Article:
Martin and Malcolm and America: A Dream Or a Nightmare
Cone contrasts the ideological visions of these two leaders during the civil rights movement, including how each man saw the future of blacks in America -- "I have a dream" versus "I see a nightmare" -- and how each man viewed the influence of white society on black culture -- from "we must love our white brothers" to "white man's heaven is a black man's hell." He finds surprising similarities, especially over a long period of time, when both King and X developed their philosophies from initial thoughts to full-fledged ideals.
Results 1-3 of 89
"Up, you mighty race," Garvey proclaimed, "you can accomplish what you will,"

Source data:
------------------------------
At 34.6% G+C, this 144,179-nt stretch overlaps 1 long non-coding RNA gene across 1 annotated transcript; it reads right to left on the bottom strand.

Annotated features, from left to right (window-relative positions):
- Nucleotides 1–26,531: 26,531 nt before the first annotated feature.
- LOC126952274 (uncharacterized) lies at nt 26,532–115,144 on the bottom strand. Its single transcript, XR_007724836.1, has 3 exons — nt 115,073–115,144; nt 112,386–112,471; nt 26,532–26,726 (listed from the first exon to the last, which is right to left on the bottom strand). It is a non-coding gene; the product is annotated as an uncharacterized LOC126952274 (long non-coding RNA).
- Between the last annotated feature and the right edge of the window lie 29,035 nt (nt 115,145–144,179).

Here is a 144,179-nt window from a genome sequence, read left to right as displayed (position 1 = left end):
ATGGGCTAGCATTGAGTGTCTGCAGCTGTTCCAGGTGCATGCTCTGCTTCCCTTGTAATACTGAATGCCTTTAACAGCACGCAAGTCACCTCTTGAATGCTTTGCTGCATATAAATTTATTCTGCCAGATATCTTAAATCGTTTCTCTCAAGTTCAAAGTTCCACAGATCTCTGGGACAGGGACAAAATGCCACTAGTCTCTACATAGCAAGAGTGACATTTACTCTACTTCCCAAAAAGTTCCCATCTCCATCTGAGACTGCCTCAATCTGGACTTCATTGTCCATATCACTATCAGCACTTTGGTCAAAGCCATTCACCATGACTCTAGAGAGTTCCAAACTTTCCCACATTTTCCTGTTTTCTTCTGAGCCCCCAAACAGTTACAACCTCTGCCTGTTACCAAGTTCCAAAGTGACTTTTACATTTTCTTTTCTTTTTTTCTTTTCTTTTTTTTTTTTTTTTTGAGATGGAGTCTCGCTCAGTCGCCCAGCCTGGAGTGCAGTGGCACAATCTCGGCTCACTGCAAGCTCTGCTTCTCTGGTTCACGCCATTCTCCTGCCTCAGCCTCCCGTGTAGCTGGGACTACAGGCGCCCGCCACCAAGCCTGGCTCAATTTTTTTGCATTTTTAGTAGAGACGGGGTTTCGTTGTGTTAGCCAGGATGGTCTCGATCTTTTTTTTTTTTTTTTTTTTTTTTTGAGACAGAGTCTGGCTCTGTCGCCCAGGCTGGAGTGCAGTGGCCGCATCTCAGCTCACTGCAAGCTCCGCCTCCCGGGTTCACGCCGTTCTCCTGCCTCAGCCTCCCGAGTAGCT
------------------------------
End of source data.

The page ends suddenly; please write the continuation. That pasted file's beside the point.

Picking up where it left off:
and black people believed him. As whites ruled Europe and America, Garvey
was certain blacks should and would rule Africa. To implement his African dream,
Out of the weak individuals of the black race, Yacob, a renegade black scientist,
created the white race, thereby causing all of the evil which has flowed from their
hands: "The human beast — the serpent, the dragon, the devil, and Satan — all ...
See especially, King, "Nonviolence and Racial Justice," Christian Century, 6
February 1957, p. 166; Taylor Branch, Parting the Waters: America in the King
Years 1954-63 (New York: Simon & Schuster, 1988), pp. 773-774. Malcolm X, "
What people are saying - Write a review
LibraryThing ReviewUser Review - morningrob - LibraryThing
I was very disappointed by this book. As this is considered a classic, I expected a better argument from Cone. However, I cannot in any agree with his thesis that these two leaders generally came ... Read full review
A Dream or a Nightmare?
The Making of a Dreamer 192955
The Making of a Bad Nigger 192552
12 other sections not shown
Other editions - View all
Containment Culture: American Narratives, Postmodernism, and the Atomic Age
Limited preview - 1995